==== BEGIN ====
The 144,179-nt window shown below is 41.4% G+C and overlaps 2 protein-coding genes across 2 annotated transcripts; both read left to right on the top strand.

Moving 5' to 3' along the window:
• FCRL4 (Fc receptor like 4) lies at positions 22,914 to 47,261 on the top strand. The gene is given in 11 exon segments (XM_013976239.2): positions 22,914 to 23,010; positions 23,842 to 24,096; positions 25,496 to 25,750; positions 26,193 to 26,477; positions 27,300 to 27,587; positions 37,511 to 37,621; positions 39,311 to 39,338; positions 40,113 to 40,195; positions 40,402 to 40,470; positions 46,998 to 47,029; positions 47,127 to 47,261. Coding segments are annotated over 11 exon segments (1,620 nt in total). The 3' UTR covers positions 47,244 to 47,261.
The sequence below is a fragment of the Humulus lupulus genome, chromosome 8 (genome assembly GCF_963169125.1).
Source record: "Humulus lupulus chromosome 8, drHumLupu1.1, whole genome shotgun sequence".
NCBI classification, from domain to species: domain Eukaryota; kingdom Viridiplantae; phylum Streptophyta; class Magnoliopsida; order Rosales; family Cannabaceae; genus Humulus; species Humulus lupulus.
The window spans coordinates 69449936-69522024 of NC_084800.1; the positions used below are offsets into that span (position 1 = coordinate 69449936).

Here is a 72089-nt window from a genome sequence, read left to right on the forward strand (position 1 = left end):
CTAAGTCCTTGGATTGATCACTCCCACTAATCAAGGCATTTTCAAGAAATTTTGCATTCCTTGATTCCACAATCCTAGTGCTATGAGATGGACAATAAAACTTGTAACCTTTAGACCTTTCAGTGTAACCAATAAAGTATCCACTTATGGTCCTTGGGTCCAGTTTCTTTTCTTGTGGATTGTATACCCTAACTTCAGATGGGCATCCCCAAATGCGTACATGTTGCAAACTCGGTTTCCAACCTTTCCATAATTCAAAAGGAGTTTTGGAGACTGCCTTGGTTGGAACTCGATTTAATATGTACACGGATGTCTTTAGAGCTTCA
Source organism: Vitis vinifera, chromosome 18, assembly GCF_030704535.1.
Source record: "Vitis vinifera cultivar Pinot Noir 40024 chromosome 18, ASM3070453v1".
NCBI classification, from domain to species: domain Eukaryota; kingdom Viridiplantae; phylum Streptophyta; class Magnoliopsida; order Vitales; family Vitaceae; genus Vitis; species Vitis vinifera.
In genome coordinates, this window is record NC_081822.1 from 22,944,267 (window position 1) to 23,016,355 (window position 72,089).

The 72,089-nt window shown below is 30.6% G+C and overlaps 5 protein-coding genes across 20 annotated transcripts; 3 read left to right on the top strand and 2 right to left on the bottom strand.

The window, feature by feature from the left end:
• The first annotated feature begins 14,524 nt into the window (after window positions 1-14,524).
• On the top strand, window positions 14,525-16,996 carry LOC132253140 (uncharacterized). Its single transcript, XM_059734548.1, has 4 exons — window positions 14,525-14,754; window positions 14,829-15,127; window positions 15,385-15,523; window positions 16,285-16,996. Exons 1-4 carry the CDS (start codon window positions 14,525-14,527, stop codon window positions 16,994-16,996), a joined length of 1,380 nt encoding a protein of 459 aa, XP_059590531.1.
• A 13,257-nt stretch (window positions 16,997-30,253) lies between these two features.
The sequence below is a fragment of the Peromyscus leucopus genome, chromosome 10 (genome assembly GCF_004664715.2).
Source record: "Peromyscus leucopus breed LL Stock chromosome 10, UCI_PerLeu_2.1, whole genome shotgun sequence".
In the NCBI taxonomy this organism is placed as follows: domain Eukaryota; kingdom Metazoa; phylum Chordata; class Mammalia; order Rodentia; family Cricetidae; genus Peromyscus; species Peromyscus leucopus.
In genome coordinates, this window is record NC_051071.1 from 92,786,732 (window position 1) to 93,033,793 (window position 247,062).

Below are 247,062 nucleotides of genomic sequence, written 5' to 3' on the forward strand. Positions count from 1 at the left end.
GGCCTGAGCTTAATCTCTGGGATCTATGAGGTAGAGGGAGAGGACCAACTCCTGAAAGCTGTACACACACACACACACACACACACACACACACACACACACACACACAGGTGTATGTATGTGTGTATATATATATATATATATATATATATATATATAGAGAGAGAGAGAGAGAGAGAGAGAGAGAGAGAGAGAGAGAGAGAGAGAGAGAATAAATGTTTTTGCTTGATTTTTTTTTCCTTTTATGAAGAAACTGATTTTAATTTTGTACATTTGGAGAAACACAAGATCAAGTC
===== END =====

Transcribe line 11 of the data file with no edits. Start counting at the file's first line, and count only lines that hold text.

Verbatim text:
Source record: "Vitis vinifera cultivar Pinot Noir 40024 chromosome 18, ASM3070453v1".